Today’s Weather, Fire Danger Report and Highway Observation Images For Wednesday June 5th, 2019

Increasing cloudiness early this morning. 30 % chance of showers late this morning and this afternoon with risk of a thunderstorm. High 21. UV index 6 or high. Partly cloudy tonight. 30% chance of showers early this evening with risk of a thunderstorm. Low 6. Currently we have increasing clouds, a temperature of 11, our winds are 8 SSE and will gust to 22 km/h throughout the day.

Currently we have NO weather warnings and NO marine weather/wind warnings at this time.

Our FIRE DANGER REMAINS AT LOW: Fires likely to be self-extinguishing and new ignitions unlikely. Any existing fires limited to smoldering in deep, drier layers.

HAVE A GREAT WEDNESDAY!

Current Weather Warnings and Marine Weather/Wind Warnings

Fire Danger Report

Today’s Weather, Fire Danger Daily Report and Highway Observation Images For Tuesday June 4th, 2019

Cloudy with 60 percent chance of showers this morning and risk of a thunderstorm. Clearing near noon. High 14. UV index 7 or high. Clear tonight. Becoming partly cloudy before morning. Low 6. Currently we have a few clouds, a temperature of 8, our winds are 19 km/h from the ESE and will gust to 25 km/h throughout the day.

Currently we have NO weather warnings and NO marine weather/wind warnings.

Our FIRE DANGER RISK is set at LOW due to our latest precipitation: Fires likely to be self-extinguishing and new ignitions unlikely. Any existing fires limited to smoldering in deep, drier layers.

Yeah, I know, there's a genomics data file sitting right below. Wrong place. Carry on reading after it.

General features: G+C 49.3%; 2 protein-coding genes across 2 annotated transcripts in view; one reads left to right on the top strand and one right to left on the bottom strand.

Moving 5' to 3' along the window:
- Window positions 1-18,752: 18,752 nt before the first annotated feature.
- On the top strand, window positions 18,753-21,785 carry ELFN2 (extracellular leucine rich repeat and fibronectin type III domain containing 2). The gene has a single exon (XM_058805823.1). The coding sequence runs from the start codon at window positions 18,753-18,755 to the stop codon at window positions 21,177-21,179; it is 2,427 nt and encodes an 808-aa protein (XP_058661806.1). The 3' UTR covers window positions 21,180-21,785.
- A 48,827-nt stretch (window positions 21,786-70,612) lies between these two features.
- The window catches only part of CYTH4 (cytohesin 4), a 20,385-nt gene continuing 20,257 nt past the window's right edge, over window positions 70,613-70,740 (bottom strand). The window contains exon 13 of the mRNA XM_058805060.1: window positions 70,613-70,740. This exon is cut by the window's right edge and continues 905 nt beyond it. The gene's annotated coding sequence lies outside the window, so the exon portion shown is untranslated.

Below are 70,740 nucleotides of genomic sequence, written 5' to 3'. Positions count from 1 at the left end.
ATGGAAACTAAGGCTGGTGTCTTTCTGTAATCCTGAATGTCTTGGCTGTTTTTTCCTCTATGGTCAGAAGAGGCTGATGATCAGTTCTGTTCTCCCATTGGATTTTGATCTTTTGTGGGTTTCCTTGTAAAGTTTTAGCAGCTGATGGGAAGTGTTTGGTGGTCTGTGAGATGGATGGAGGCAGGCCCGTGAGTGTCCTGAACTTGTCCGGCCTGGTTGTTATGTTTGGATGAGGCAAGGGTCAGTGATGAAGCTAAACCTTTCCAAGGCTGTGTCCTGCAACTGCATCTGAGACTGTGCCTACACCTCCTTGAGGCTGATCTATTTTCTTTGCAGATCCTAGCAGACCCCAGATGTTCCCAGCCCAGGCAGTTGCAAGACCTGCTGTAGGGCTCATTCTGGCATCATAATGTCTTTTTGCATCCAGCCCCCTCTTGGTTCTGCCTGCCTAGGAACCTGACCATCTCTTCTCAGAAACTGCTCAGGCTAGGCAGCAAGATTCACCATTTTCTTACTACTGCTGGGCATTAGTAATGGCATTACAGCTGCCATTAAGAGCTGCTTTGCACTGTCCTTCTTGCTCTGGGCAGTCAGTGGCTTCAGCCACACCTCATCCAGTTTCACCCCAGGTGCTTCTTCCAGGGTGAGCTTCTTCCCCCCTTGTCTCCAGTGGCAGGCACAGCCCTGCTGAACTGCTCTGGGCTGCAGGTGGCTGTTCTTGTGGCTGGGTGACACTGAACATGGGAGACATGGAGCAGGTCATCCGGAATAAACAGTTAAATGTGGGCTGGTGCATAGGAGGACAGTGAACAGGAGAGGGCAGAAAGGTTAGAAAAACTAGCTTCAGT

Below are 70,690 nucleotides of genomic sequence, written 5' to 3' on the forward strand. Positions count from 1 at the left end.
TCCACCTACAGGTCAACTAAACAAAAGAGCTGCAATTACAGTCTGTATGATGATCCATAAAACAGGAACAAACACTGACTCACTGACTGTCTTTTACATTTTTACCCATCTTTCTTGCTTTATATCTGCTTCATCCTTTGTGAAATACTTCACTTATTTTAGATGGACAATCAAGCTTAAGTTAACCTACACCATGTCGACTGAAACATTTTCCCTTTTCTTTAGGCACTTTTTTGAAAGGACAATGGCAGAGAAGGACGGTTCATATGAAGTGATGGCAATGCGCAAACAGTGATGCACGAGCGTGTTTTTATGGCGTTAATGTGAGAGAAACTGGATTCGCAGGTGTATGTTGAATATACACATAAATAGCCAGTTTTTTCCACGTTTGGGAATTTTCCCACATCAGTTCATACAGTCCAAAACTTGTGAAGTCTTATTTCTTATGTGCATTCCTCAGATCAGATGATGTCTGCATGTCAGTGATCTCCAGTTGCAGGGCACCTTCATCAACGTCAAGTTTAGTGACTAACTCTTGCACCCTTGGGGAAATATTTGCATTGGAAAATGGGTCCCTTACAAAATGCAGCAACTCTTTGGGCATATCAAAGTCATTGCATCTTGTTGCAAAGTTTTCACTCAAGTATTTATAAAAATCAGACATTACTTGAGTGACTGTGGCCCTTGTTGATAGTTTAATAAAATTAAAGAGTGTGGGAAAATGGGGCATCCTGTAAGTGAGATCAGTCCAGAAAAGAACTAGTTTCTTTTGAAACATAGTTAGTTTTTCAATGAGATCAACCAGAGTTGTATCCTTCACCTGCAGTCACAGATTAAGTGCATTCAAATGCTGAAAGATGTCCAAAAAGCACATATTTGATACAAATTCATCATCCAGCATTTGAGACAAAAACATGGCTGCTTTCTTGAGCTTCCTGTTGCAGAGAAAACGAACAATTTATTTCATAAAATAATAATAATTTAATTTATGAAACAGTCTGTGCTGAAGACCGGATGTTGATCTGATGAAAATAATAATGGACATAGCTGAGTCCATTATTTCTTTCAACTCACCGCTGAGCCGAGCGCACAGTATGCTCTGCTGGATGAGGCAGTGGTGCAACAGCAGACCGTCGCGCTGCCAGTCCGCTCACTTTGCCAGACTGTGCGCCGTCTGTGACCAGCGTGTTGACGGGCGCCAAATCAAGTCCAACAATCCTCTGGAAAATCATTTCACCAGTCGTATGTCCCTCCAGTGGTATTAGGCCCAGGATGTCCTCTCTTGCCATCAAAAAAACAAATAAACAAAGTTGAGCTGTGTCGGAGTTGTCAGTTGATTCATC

HAVE A GREAT TUESDAY!

Our Current Weather Warnings and Marine Weather/Wind Warnings

Daily Fire Danger Daily Report

Highway Observation Images

Astronomy Picture of the Day

Discover the cosmos! Each day a different image or photograph of our fascinating universe is featured, along with a brief explanation written by a professional astronomer.

SEIS: Listening for Marsquakes 
Image Credit: NASAJPL-CaltechMars Insight

Explanation: If you put your ear to Mars, what would you hear? To find out, and to explore the unknown interior of Mars, NASA’s Insight Lander deployed SEIS late last year, a sensitive seismometer that can detect marsquakes. In early April, after hearing the wind and motions initiated by the lander itself, SEIS recorded an unprecedented event that matches what was expected for a marsquake. This event can be heard on this YouTube video. Although Mars is not thought to have tectonic plates like the Earth, numerous faults are visible on the Martian surface which likely occurred as the hot interior of Mars cooled — and continues to cool. Were strong enough marsquakes to occur, SEIS could hear their rumbles reflected from large structures internal to Mars, like a liquid core, if one exists. Pictured last week, SEIS sits quietly on the Martian surface, taking in some Sun while light clouds are visible over the horizon.Create a Distant Legacy: Send your name to Mars